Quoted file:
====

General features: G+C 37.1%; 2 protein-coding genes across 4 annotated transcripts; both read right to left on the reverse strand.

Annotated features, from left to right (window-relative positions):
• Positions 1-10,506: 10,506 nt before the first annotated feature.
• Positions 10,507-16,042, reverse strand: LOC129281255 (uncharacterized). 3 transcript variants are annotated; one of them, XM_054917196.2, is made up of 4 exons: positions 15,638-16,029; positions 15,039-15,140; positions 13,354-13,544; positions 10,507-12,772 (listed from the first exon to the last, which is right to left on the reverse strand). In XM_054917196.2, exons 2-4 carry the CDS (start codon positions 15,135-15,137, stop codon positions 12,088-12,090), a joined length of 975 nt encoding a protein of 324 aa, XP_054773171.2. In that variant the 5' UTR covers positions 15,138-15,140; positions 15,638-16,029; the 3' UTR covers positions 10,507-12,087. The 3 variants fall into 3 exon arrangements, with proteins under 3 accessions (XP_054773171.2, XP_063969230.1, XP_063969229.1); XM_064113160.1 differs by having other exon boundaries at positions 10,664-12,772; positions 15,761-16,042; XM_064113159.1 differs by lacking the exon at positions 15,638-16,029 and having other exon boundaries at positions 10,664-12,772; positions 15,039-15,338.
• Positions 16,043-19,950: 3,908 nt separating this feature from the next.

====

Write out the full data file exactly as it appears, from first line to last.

General features: G+C 37.1%; 2 protein-coding genes across 4 annotated transcripts; both read right to left on the reverse strand.

Annotated features, from left to right (window-relative positions):
• Positions 1-10,506: 10,506 nt before the first annotated feature.
• Positions 10,507-16,042, reverse strand: LOC129281255 (uncharacterized). 3 transcript variants are annotated; one of them, XM_054917196.2, is made up of 4 exons: positions 15,638-16,029; positions 15,039-15,140; positions 13,354-13,544; positions 10,507-12,772 (listed from the first exon to the last, which is right to left on the reverse strand). In XM_054917196.2, exons 2-4 carry the CDS (start codon positions 15,135-15,137, stop codon positions 12,088-12,090), a joined length of 975 nt encoding a protein of 324 aa, XP_054773171.2. In that variant the 5' UTR covers positions 15,138-15,140; positions 15,638-16,029; the 3' UTR covers positions 10,507-12,087. The 3 variants fall into 3 exon arrangements, with proteins under 3 accessions (XP_054773171.2, XP_063969230.1, XP_063969229.1); XM_064113160.1 differs by having other exon boundaries at positions 10,664-12,772; positions 15,761-16,042; XM_064113159.1 differs by lacking the exon at positions 15,638-16,029 and having other exon boundaries at positions 10,664-12,772; positions 15,039-15,338.
• Positions 16,043-19,950: 3,908 nt separating this feature from the next.